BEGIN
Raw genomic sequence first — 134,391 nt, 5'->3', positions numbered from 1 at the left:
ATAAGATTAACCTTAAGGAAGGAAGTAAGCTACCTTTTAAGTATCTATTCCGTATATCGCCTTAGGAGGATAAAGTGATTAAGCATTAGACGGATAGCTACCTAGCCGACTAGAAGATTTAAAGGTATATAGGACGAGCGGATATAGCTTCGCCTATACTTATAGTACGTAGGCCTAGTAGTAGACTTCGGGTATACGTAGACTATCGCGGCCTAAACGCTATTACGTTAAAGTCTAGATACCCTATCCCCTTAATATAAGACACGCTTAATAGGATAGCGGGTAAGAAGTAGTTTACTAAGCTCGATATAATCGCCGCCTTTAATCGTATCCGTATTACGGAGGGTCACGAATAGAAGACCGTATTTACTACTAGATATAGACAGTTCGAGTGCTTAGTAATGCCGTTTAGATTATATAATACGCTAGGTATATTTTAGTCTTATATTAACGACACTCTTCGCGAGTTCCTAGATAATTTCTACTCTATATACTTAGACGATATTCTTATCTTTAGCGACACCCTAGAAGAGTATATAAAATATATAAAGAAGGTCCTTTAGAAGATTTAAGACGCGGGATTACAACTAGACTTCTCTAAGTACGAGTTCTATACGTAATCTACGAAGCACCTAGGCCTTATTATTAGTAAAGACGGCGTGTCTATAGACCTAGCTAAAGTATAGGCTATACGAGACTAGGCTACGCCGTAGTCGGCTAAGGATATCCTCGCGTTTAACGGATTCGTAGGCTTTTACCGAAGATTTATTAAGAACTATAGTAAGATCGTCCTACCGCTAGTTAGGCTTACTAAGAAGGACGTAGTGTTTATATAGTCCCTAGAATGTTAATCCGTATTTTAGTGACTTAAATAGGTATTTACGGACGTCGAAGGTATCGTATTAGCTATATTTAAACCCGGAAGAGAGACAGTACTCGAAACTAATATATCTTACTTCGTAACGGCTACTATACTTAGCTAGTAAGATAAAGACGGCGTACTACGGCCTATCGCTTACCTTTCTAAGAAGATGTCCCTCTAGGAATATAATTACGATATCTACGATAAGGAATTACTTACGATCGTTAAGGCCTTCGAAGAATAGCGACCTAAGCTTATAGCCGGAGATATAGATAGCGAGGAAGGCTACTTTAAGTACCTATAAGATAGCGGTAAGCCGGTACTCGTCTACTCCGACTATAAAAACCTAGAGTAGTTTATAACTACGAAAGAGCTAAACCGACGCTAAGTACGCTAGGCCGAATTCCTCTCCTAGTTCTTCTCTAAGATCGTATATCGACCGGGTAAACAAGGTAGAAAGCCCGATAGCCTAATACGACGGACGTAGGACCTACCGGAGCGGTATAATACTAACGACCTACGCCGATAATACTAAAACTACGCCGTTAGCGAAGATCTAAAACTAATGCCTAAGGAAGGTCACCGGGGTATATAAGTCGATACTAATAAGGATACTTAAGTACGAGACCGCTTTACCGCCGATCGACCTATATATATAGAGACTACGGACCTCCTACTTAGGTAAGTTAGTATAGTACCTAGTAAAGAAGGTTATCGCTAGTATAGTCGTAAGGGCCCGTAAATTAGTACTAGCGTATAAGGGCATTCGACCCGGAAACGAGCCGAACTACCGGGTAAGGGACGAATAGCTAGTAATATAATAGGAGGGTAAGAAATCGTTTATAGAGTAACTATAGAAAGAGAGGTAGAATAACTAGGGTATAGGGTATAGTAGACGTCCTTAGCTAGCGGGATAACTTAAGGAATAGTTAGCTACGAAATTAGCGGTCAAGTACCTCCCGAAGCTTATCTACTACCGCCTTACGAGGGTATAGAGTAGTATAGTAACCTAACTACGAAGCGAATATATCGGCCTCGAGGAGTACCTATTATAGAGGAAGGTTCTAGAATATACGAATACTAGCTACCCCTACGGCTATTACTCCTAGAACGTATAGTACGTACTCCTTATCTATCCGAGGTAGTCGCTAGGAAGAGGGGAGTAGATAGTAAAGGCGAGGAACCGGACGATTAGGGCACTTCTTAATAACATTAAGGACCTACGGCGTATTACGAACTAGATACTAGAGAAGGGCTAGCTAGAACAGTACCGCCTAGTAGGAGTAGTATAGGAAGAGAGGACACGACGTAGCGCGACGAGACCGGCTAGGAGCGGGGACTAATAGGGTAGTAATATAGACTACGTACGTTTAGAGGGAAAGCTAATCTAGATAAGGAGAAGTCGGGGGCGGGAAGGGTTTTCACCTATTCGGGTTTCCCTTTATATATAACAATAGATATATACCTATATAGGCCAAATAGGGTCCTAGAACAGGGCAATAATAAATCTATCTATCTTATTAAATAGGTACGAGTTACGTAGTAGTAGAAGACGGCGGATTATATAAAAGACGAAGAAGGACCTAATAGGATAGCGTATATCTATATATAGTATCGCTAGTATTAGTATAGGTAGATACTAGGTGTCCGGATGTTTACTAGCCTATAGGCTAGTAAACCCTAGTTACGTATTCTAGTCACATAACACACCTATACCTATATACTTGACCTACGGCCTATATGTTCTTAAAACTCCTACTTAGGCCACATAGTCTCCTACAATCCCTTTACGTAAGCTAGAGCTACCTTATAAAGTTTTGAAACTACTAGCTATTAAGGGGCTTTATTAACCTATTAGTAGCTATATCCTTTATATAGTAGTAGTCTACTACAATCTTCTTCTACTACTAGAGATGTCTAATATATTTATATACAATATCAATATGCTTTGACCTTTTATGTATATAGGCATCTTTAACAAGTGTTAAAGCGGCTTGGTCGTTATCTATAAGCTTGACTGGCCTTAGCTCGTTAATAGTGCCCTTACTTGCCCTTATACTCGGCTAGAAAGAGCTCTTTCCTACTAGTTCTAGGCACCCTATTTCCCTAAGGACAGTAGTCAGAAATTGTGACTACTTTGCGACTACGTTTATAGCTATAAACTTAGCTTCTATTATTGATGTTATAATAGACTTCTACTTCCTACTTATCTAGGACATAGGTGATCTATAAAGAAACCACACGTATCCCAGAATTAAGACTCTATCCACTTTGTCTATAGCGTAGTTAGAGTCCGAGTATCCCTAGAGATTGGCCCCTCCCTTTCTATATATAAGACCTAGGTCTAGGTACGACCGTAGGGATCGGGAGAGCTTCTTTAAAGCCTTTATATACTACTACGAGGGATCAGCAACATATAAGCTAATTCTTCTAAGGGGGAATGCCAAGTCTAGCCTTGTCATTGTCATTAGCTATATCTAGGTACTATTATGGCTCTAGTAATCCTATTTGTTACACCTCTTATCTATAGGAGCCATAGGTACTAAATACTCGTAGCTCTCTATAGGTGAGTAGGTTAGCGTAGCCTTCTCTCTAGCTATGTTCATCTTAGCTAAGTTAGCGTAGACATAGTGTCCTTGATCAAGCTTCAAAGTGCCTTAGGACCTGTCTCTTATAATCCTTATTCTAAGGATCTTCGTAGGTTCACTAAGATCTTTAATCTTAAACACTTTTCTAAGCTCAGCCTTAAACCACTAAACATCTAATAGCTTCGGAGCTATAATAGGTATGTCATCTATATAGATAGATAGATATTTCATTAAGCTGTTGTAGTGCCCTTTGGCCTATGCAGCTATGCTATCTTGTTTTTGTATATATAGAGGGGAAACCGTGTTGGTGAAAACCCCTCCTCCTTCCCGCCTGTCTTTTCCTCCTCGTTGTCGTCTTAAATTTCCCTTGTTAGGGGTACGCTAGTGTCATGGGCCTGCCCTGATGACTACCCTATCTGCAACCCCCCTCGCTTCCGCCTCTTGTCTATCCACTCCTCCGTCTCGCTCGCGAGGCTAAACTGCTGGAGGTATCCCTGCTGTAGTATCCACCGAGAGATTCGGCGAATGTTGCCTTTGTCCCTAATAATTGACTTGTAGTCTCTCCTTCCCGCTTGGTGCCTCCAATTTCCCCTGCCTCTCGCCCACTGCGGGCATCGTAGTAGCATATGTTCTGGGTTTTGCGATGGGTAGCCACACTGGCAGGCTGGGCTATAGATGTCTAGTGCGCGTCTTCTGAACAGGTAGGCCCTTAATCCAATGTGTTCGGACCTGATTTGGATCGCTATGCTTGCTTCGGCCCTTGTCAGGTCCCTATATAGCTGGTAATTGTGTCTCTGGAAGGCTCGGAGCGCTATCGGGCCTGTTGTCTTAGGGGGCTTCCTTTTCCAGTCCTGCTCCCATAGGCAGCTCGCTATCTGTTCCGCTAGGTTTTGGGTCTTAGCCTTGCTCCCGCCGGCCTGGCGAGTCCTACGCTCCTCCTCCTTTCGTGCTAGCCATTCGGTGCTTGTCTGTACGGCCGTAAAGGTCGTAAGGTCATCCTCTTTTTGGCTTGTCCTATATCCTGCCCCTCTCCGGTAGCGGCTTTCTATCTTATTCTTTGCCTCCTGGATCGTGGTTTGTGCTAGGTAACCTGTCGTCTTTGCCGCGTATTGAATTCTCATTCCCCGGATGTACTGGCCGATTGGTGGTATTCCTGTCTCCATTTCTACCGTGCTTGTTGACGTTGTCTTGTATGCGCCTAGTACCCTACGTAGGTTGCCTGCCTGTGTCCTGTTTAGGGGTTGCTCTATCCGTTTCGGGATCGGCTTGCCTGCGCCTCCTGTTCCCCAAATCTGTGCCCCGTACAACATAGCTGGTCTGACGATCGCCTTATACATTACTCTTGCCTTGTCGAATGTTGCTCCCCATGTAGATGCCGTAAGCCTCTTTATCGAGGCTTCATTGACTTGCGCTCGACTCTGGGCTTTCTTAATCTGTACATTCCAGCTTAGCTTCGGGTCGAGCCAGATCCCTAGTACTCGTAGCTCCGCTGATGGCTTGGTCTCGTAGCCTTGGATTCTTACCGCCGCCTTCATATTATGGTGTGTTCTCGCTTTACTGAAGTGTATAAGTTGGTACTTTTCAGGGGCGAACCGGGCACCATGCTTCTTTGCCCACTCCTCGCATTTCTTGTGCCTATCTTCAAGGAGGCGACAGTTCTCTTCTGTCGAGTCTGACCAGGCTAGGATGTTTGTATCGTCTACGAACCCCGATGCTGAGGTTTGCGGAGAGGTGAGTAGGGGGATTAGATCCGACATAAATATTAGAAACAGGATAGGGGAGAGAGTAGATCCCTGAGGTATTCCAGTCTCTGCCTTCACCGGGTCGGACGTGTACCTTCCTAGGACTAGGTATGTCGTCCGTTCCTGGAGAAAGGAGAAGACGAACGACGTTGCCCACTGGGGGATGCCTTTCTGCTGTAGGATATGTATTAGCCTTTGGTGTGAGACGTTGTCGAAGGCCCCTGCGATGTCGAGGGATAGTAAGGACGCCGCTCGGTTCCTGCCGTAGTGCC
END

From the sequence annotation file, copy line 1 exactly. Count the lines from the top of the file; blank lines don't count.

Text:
Raw genomic sequence first — 134,391 nt, 5'->3', positions numbered from 1 at the left: